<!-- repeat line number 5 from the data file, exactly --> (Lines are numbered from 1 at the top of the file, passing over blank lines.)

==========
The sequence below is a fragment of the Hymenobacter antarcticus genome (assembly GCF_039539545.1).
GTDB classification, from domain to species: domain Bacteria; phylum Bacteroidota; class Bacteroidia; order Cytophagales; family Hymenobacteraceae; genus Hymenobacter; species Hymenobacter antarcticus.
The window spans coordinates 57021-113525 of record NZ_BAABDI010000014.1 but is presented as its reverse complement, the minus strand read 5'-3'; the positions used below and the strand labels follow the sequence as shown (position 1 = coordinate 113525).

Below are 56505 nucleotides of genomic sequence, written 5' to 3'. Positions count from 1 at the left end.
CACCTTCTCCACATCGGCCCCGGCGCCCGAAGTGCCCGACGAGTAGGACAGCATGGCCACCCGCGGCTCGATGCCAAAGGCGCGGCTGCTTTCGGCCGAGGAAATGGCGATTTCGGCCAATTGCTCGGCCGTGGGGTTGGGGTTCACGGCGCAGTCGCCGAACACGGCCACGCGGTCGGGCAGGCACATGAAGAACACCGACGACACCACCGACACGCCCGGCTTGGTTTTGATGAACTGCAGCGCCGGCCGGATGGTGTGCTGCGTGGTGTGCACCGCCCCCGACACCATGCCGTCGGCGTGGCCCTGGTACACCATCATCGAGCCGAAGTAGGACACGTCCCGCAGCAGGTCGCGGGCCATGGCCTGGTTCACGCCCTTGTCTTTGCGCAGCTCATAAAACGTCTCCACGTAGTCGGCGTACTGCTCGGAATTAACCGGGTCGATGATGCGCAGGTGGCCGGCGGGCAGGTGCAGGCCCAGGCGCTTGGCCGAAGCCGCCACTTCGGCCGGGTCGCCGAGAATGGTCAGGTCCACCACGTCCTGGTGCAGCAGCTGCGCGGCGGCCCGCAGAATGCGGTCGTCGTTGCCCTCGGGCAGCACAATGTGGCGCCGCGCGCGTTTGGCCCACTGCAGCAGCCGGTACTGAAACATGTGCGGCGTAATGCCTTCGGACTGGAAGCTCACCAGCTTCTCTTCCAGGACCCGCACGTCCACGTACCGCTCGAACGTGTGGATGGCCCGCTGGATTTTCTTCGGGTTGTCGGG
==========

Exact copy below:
CACCTTCTCCACATCGGCCCCGGCGCCCGAAGTGCCCGACGAGTAGGACAGCATGGCCACCCGCGGCTCGATGCCAAAGGCGCGGCTGCTTTCGGCCGAGGAAATGGCGATTTCGGCCAATTGCTCGGCCGTGGGGTTGGGGTTCACGGCGCAGTCGCCGAACACGGCCACGCGGTCGGGCAGGCACATGAAGAACACCGACGACACCACCGACACGCCCGGCTTGGTTTTGATGAACTGCAGCGCCGGCCGGATGGTGTGCTGCGTGGTGTGCACCGCCCCCGACACCATGCCGTCGGCGTGGCCCTGGTACACCATCATCGAGCCGAAGTAGGACACGTCCCGCAGCAGGTCGCGGGCCATGGCCTGGTTCACGCCCTTGTCTTTGCGCAGCTCATAAAACGTCTCCACGTAGTCGGCGTACTGCTCGGAATTAACCGGGTCGATGATGCGCAGGTGGCCGGCGGGCAGGTGCAGGCCCAGGCGCTTGGCCGAAGCCGCCACTTCGGCCGGGTCGCCGAGAATGGTCAGGTCCACCACGTCCTGGTGCAGCAGCTGCGCGGCGGCCCGCAGAATGCGGTCGTCGTTGCCCTCGGGCAGCACAATGTGGCGCCGCGCGCGTTTGGCCCACTGCAGCAGCCGGTACTGAAACATGTGCGGCGTAATGCCTTCGGACTGGAAGCTCACCAGCTTCTCTTCCAGGACCCGCACGTCCACGTACCGCTCGAACGTGTGGATGGCCCGCTGGATTTTCTTCGGGTTGTCGGG